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Numbers changing throughout the U.S.


According to a survey by Rasmussen Reports in September, Republican affiliation in the U.S. has hit an all-time high.

The number of Americans who consider themselves Republicans jumped nearly three points in August, with 37.6 percent of Americans considering themselves part of the GOP, the report said. The previous peak was 37.3 percent in September 2004.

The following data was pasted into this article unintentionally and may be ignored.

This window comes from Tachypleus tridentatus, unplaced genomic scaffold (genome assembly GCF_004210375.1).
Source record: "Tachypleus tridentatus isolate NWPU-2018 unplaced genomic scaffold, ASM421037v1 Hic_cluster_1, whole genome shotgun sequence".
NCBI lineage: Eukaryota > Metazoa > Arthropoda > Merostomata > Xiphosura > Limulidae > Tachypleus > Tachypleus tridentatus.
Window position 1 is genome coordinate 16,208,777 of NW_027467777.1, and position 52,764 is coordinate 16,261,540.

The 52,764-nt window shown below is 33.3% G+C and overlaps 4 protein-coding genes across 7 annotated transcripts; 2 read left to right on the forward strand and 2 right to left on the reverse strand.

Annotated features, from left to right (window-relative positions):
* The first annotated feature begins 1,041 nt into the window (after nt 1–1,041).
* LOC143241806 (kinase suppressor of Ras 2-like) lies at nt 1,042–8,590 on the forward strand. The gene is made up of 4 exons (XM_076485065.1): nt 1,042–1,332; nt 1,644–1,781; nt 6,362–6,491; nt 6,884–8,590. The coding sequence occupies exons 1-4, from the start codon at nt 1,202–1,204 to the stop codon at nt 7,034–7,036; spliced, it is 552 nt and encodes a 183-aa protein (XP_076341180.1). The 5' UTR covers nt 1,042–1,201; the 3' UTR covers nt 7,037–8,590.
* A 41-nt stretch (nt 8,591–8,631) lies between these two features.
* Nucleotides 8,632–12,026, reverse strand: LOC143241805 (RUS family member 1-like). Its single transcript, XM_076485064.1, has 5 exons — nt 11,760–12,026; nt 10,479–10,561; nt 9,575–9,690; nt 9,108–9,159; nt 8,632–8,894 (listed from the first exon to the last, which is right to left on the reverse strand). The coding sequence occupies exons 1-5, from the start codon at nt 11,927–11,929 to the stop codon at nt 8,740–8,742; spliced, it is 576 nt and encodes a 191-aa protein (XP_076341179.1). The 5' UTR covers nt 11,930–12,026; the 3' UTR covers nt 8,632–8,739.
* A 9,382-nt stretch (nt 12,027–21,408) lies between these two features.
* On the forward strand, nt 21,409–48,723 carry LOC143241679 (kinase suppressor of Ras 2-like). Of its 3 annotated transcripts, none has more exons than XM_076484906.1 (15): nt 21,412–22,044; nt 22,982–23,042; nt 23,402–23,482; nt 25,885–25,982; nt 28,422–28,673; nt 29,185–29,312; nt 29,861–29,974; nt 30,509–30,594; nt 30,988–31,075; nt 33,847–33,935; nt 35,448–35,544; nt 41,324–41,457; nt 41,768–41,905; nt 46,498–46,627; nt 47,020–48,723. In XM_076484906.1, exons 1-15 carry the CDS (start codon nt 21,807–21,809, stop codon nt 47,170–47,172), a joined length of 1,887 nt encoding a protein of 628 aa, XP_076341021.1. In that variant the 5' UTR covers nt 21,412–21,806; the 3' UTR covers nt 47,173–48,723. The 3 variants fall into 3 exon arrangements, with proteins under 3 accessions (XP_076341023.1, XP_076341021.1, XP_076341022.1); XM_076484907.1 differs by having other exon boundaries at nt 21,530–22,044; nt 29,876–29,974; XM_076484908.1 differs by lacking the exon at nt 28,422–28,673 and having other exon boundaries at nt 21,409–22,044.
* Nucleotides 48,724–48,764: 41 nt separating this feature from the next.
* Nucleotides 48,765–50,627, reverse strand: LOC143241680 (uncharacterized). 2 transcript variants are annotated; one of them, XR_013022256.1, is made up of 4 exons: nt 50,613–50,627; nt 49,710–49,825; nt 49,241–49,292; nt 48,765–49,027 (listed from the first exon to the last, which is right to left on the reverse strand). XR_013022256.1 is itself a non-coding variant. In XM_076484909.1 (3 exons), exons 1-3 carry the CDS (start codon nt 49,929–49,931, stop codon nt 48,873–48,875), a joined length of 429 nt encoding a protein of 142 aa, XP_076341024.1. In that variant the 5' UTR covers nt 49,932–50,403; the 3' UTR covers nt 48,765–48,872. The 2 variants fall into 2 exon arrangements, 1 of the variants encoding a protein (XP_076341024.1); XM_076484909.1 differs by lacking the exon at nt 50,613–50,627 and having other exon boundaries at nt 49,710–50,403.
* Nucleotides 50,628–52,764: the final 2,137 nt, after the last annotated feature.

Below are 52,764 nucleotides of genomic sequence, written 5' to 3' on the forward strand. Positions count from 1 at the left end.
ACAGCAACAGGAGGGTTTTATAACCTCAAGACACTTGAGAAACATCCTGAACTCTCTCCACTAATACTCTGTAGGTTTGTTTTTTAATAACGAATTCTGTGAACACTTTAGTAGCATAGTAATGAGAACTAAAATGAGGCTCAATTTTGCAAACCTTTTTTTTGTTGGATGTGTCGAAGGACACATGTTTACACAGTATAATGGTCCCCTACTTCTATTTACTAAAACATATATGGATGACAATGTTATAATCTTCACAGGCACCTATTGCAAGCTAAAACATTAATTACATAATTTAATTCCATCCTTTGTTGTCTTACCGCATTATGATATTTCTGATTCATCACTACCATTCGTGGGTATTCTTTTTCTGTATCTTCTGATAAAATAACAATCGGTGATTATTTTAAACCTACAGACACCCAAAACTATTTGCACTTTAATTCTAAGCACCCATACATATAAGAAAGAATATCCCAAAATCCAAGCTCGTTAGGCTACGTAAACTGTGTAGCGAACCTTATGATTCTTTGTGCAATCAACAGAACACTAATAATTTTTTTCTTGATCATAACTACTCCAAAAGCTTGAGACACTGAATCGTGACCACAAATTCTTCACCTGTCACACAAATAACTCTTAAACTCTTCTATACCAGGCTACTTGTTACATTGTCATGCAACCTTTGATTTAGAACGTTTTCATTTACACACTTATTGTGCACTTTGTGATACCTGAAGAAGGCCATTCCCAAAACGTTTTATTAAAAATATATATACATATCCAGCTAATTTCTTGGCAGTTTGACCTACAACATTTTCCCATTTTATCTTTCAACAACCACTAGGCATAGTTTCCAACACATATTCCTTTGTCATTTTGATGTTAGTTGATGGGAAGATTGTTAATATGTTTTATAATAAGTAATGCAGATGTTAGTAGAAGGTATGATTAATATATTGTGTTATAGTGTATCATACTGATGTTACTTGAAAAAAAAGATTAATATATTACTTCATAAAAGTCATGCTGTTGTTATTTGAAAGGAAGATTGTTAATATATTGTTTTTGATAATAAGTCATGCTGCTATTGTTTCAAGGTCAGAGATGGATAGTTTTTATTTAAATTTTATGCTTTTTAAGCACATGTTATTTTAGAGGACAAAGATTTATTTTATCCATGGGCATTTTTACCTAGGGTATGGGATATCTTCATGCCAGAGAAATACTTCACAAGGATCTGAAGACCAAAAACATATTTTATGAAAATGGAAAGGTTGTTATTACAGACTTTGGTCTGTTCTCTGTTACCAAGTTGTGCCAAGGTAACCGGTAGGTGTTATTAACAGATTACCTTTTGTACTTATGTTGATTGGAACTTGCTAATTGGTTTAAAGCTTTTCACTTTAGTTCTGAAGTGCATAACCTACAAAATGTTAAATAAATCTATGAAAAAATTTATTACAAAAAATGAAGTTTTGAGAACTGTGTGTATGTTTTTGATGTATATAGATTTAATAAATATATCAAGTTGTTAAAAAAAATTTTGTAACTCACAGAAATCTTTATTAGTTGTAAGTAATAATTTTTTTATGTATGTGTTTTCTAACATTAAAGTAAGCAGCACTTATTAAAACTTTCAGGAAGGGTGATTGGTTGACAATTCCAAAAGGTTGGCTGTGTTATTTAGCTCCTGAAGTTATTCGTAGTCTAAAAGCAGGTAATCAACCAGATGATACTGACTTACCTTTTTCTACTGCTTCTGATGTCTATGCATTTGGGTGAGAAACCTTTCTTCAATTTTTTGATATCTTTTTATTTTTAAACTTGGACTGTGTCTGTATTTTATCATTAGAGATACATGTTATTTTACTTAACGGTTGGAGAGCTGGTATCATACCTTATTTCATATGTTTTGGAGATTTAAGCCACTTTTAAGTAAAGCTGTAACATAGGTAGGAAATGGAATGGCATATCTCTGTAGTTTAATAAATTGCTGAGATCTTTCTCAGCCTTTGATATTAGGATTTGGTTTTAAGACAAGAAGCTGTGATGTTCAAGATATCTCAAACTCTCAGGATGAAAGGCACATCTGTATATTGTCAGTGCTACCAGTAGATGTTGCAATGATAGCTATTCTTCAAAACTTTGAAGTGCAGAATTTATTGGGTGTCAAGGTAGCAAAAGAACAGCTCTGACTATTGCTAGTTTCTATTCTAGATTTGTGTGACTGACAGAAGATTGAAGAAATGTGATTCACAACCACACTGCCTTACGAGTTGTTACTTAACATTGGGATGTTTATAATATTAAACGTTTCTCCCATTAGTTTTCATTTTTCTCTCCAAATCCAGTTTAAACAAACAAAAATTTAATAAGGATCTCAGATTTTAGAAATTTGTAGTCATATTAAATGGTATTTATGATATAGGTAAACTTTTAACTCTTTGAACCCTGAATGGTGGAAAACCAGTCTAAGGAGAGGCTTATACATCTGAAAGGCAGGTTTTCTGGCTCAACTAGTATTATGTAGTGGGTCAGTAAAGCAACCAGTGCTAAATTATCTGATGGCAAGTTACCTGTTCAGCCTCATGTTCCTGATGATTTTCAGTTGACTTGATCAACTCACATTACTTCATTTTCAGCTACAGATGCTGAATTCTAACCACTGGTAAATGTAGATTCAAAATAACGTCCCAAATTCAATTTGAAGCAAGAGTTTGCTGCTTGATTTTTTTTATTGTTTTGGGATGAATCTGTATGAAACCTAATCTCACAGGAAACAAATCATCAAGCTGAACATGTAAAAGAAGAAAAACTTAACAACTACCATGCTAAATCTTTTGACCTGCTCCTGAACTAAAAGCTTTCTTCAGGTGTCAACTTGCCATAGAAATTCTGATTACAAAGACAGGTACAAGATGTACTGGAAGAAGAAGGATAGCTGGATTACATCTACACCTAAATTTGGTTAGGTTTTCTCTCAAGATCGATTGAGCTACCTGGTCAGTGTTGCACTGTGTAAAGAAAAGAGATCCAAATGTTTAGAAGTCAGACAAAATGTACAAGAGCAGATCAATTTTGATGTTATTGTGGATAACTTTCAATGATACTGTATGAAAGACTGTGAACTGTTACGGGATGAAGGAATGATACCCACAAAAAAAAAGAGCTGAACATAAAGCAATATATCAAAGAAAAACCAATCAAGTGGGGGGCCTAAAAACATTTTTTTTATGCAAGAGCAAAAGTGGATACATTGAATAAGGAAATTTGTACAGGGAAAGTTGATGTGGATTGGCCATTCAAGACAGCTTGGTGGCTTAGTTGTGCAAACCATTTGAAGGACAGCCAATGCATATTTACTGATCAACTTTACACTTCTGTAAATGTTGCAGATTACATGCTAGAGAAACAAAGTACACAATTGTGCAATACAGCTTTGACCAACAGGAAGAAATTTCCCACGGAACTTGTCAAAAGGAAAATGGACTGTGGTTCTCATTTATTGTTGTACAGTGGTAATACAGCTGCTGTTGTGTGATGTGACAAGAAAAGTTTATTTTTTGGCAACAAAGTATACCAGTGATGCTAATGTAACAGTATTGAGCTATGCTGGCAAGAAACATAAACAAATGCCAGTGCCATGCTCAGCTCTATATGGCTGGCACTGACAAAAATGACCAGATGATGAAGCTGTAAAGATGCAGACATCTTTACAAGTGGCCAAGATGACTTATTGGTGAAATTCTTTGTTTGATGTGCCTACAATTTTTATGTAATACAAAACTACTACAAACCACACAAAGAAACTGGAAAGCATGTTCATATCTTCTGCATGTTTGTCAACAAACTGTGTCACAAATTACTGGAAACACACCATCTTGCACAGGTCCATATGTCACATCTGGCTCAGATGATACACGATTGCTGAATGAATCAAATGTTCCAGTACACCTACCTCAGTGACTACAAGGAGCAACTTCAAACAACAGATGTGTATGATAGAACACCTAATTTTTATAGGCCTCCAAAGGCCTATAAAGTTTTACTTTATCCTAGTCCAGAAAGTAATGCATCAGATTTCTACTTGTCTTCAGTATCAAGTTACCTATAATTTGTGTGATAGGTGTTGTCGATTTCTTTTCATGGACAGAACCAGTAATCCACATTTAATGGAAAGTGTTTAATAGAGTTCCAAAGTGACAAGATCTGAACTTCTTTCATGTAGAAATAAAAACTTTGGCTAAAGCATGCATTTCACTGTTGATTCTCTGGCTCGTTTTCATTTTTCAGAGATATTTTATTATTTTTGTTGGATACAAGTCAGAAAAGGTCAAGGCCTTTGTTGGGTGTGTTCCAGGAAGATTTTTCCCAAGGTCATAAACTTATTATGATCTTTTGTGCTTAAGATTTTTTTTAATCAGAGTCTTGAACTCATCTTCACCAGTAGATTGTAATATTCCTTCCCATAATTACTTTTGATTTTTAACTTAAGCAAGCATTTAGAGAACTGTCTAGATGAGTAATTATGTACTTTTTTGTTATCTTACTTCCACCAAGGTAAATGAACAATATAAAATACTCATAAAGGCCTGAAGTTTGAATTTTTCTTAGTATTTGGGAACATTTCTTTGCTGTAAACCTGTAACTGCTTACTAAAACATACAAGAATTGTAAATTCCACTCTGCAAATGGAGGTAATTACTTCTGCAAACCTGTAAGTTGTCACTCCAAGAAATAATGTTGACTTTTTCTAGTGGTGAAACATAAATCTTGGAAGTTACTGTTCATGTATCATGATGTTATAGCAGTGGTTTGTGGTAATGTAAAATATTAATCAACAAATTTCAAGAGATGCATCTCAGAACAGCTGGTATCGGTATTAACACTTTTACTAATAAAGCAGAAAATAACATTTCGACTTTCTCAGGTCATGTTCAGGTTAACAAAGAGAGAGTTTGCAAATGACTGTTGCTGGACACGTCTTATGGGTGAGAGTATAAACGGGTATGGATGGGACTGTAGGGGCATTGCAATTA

The number of Democrats slipped to 33.3 percent in August, according to the report. Still, that's an improvement from February, when 32.4 percent described themselves as Democrats, the lowest level ever measured by the survey.

The Rasmussen survey showed the number of voters not affiliated with either main party fell to 29.2 percent last month. That's the smallest number of unaffiliated voters since 2009.

Gallup pollsters had 29 percent Democrats, 26 percent Republican and 42 percent independent in an August survey. Taking into account "leaners" for both parties, Democrats outnumbered Republicans, 44 percent to 41 percent.